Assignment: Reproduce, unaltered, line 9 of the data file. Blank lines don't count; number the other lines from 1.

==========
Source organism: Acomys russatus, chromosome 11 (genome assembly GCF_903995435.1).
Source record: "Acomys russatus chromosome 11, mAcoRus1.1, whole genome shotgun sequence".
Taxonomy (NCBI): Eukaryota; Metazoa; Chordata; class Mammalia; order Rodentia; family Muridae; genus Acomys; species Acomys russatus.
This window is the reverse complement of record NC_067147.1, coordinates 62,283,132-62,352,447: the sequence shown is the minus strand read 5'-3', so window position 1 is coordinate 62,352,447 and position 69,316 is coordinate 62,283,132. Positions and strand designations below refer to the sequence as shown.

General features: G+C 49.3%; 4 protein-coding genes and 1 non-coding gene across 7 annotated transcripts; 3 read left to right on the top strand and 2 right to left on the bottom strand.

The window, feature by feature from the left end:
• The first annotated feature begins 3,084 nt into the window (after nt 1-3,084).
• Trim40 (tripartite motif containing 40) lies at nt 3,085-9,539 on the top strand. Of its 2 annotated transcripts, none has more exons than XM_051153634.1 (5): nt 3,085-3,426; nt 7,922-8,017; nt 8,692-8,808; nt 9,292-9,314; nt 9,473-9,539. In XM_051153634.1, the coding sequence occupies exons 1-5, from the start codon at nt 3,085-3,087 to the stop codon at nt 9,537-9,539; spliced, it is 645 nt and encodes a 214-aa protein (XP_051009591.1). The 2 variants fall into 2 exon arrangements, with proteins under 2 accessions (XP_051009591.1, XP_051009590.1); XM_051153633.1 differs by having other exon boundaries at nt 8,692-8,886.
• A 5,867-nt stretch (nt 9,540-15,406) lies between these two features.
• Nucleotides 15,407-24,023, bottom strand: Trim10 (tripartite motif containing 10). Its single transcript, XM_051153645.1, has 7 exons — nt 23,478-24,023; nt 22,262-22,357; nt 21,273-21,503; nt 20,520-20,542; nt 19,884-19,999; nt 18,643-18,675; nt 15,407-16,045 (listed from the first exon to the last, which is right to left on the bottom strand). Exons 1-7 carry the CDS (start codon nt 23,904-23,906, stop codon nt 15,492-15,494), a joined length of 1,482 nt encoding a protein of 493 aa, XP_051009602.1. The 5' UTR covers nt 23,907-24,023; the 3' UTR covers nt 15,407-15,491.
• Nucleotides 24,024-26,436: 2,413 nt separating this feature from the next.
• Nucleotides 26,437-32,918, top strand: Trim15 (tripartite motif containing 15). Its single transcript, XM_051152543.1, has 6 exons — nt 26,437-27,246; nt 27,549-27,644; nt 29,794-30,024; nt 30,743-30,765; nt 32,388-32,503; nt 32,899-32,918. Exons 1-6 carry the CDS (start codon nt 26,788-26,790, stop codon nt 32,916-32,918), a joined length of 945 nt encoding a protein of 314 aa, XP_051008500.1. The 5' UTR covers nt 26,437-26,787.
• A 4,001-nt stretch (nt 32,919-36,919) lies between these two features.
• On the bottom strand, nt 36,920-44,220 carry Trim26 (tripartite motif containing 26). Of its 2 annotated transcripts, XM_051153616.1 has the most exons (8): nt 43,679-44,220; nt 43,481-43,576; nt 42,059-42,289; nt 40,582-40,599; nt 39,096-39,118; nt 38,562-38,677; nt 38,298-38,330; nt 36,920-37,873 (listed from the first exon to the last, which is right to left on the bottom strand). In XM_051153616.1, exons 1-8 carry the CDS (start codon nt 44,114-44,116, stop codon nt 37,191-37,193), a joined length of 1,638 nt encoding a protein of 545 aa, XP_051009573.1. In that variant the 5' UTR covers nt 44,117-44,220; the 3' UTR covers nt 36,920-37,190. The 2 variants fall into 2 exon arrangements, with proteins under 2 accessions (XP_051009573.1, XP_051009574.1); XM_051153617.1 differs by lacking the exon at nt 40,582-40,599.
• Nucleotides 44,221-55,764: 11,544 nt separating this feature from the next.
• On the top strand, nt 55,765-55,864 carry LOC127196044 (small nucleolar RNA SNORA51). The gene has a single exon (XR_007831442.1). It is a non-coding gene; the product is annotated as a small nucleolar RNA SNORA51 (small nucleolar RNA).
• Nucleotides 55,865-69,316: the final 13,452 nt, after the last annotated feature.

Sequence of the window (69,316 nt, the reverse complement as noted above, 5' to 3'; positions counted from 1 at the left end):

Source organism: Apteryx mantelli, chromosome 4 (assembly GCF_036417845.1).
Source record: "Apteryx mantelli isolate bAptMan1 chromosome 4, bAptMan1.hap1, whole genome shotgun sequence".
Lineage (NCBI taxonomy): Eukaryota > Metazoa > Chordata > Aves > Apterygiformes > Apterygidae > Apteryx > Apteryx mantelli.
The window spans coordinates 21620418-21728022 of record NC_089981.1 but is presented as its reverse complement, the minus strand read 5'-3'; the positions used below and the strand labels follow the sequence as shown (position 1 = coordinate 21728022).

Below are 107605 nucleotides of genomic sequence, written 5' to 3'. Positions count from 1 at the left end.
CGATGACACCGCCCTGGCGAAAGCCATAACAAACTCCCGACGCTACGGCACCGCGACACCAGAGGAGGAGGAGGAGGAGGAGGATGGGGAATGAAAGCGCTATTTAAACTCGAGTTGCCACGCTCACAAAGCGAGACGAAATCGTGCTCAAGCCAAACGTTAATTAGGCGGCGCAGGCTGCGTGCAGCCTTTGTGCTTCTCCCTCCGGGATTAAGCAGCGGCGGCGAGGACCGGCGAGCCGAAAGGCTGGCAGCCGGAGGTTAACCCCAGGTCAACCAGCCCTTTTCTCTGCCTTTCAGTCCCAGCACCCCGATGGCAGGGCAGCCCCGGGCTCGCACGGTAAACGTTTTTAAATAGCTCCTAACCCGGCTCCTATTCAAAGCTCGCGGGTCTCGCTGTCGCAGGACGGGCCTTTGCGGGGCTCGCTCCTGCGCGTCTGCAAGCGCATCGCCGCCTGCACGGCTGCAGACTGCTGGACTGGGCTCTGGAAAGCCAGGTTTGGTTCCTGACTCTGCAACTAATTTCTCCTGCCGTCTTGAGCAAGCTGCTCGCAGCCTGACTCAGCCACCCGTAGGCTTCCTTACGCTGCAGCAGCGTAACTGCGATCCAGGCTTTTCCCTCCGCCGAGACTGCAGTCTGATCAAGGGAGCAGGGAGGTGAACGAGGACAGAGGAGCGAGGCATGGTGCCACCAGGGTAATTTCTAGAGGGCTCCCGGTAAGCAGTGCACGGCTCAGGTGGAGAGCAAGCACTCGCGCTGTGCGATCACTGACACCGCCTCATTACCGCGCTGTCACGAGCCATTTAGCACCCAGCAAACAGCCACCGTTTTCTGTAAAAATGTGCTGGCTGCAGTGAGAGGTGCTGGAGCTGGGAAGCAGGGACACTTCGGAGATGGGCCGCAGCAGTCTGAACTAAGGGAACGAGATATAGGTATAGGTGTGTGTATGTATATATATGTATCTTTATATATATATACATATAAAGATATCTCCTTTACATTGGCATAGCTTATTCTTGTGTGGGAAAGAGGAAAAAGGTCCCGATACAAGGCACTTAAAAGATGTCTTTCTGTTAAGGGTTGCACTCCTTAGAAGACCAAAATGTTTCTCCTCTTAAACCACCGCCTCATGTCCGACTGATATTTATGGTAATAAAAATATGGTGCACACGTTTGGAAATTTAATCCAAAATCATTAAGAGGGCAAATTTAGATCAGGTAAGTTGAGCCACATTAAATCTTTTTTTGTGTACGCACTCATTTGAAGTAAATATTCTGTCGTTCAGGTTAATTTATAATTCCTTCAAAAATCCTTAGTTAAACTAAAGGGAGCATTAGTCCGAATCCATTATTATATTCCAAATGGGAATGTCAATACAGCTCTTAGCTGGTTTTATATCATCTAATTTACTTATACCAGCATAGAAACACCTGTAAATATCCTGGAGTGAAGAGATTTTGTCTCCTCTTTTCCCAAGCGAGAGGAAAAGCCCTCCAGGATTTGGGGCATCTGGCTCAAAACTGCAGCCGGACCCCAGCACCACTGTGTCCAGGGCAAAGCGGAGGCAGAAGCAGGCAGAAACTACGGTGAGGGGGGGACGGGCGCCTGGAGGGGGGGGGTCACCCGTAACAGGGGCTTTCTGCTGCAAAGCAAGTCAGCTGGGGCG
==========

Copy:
• A 5,867-nt stretch (nt 9,540-15,406) lies between these two features.